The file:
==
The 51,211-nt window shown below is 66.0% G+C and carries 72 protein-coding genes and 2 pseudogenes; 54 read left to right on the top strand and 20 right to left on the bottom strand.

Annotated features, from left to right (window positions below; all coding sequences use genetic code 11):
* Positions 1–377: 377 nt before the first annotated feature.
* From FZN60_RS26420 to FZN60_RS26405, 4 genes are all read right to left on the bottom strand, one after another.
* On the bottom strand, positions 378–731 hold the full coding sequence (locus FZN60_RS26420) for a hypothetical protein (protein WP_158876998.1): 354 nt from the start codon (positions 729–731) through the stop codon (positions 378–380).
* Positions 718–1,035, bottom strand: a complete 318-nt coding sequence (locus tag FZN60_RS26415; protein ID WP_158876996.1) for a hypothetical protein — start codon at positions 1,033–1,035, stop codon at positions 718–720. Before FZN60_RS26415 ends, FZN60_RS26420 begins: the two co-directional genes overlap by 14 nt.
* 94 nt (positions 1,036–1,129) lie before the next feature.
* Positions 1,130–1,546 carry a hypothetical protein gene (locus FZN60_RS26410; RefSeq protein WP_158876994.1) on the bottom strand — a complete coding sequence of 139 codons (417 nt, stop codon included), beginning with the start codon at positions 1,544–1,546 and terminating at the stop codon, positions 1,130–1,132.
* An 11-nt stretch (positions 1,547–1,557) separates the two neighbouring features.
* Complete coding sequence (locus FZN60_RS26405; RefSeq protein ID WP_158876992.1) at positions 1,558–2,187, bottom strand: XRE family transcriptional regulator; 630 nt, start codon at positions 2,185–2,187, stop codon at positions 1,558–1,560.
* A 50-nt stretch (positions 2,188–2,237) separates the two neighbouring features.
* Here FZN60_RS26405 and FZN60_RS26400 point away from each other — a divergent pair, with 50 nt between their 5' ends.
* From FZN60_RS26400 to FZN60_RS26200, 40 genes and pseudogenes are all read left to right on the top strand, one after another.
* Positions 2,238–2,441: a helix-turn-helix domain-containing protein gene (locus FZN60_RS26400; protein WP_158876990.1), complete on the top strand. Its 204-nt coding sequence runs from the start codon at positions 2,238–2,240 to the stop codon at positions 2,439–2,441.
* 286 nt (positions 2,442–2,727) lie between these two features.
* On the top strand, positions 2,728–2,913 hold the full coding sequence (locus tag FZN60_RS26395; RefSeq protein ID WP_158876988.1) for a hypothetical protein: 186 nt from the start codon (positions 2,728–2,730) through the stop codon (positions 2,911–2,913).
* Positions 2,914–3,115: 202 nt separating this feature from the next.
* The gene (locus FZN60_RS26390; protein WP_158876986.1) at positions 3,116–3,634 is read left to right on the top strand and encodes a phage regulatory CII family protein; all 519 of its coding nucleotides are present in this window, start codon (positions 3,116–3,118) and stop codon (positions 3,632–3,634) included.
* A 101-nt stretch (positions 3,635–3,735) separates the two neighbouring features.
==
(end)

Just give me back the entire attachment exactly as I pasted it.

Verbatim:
The 51,211-nt window shown below is 66.0% G+C and carries 72 protein-coding genes and 2 pseudogenes; 54 read left to right on the top strand and 20 right to left on the bottom strand.

Annotated features, from left to right (window positions below; all coding sequences use genetic code 11):
* Positions 1–377: 377 nt before the first annotated feature.
* From FZN60_RS26420 to FZN60_RS26405, 4 genes are all read right to left on the bottom strand, one after another.
* On the bottom strand, positions 378–731 hold the full coding sequence (locus FZN60_RS26420) for a hypothetical protein (protein WP_158876998.1): 354 nt from the start codon (positions 729–731) through the stop codon (positions 378–380).
* Positions 718–1,035, bottom strand: a complete 318-nt coding sequence (locus tag FZN60_RS26415; protein ID WP_158876996.1) for a hypothetical protein — start codon at positions 1,033–1,035, stop codon at positions 718–720. Before FZN60_RS26415 ends, FZN60_RS26420 begins: the two co-directional genes overlap by 14 nt.
* 94 nt (positions 1,036–1,129) lie before the next feature.
* Positions 1,130–1,546 carry a hypothetical protein gene (locus FZN60_RS26410; RefSeq protein WP_158876994.1) on the bottom strand — a complete coding sequence of 139 codons (417 nt, stop codon included), beginning with the start codon at positions 1,544–1,546 and terminating at the stop codon, positions 1,130–1,132.
* An 11-nt stretch (positions 1,547–1,557) separates the two neighbouring features.
* Complete coding sequence (locus FZN60_RS26405; RefSeq protein ID WP_158876992.1) at positions 1,558–2,187, bottom strand: XRE family transcriptional regulator; 630 nt, start codon at positions 2,185–2,187, stop codon at positions 1,558–1,560.
* A 50-nt stretch (positions 2,188–2,237) separates the two neighbouring features.
* Here FZN60_RS26405 and FZN60_RS26400 point away from each other — a divergent pair, with 50 nt between their 5' ends.
* From FZN60_RS26400 to FZN60_RS26200, 40 genes and pseudogenes are all read left to right on the top strand, one after another.
* Positions 2,238–2,441: a helix-turn-helix domain-containing protein gene (locus FZN60_RS26400; protein WP_158876990.1), complete on the top strand. Its 204-nt coding sequence runs from the start codon at positions 2,238–2,240 to the stop codon at positions 2,439–2,441.
* 286 nt (positions 2,442–2,727) lie between these two features.
* On the top strand, positions 2,728–2,913 hold the full coding sequence (locus tag FZN60_RS26395; RefSeq protein ID WP_158876988.1) for a hypothetical protein: 186 nt from the start codon (positions 2,728–2,730) through the stop codon (positions 2,911–2,913).
* Positions 2,914–3,115: 202 nt separating this feature from the next.
* The gene (locus FZN60_RS26390; protein WP_158876986.1) at positions 3,116–3,634 is read left to right on the top strand and encodes a phage regulatory CII family protein; all 519 of its coding nucleotides are present in this window, start codon (positions 3,116–3,118) and stop codon (positions 3,632–3,634) included.
* A 101-nt stretch (positions 3,635–3,735) separates the two neighbouring features.